HFBoards

Go Back   HFBoards > General Hockey Discussion > The History of Hockey
Mobile Hockey's Future Become a Sponsor Site Rules Support Forum vBookie Page 2
Notices

The History of Hockey Relive great moments in hockey history and discuss how the game has changed over time.

Would Lafleur have been considered the greatest more if..

Closed Thread
 
Thread Tools
Old
10-23-2004, 02:36 PM
  #26
Stephen
Registered User
 
Stephen's Avatar
 
Join Date: Feb 2002
Posts: 40,365
vCash: 500
Quote:
Originally Posted by KOVALEV10
OK TELL ME HOW SMOKING COULD AFFECT SOMEONE THEN. IF LAFLEUR WAS STILL ABLE TO PUT UP 70 POINTS AFTER HIS ACCIDENT AND YOU CLAIMED THAT ITS SMOKING THAT MADE HIM SLOW DOWN THEN IF SMOKING COULD BE REALLY EFFECTING I DONT THINK HE WOULD BE ABLEO TO GET 70 POINTS. EXPLAIN THAT!
http://www.cdc.gov/tobacco/education...s/yuthfax1.htm

you're probably 11, so you haven't covered this in health class yet, but to highlight what's important here:

"Nicotine narrows your blood vessels and puts added strain on your heart.
Smoking can wreck lungs and reduce oxygen available for muscles used during sports.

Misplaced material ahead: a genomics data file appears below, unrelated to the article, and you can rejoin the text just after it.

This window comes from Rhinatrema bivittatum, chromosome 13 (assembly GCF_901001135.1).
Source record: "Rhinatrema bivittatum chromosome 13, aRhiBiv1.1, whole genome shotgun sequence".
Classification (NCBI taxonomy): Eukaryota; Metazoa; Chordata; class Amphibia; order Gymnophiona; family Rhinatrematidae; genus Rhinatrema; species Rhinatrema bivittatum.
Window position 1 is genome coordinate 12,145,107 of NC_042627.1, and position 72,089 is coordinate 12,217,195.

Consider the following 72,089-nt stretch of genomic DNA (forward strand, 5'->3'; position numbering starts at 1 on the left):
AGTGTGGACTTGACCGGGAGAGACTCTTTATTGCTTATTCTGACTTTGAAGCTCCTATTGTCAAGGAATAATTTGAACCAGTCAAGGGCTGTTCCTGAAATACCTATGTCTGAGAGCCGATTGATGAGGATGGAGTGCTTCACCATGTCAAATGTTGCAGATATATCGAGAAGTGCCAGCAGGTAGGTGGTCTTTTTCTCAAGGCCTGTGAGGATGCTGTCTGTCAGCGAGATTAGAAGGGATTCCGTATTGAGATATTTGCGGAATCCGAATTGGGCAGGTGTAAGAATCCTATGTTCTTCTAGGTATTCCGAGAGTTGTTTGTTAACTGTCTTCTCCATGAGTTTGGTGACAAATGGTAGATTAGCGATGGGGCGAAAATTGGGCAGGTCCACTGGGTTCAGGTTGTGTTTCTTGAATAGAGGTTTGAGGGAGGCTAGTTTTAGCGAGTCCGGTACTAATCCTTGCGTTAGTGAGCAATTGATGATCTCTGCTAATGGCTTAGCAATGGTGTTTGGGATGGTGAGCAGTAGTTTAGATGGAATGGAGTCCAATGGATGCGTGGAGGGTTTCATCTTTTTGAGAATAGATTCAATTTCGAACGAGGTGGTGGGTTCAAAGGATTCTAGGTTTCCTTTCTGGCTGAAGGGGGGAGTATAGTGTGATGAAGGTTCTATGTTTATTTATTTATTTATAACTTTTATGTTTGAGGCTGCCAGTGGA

Smokers suffer shortness of breath (gasp!) almost 3 times more often than nonsmokers.
Smokers run slower and canít run as far, affecting overall athletic performance."


Last edited by Stephen: 10-23-2004 at 02:39 PM.
Stephen is offline  
Old
10-23-2004, 07:27 PM
  #27
KOVALEV10*
 
Join Date: Oct 2004
Location: Simply the best!
Posts: 3,314
vCash: 500
Quote:
Originally Posted by Stephen
http://www.cdc.gov/tobacco/education...s/yuthfax1.htm

you're probably 11, so you haven't covered this in health class yet, but to highlight what's important here:

"Nicotine narrows your blood vessels and puts added strain on your heart.
Smoking can wreck lungs and reduce oxygen available for muscles used during sports.
Smokers suffer shortness of breath (gasp!) almost 3 times more often than nonsmokers.
Smokers run slower and canít run as far, affecting overall athletic performance."
Yes BUT IT DOESNT AFFECT EVERYONE! You guys are telling me his numbers dropped because of his smoking the same year he was in the accident. What a coincidence!

KOVALEV10* is offline  
Old
10-23-2004, 09:16 PM
  #28
Stephen
Registered User
 
Stephen's Avatar
 
Join Date: Feb 2002
Posts: 40,365
vCash: 500
Quote:
Originally Posted by KOVALEV10
Yes BUT IT DOESNT AFFECT EVERYONE! You guys are telling me his numbers dropped because of his smoking the same year he was in the accident. What a coincidence!
It's like I'm talking to a lead pipe here.

This is what I said originally: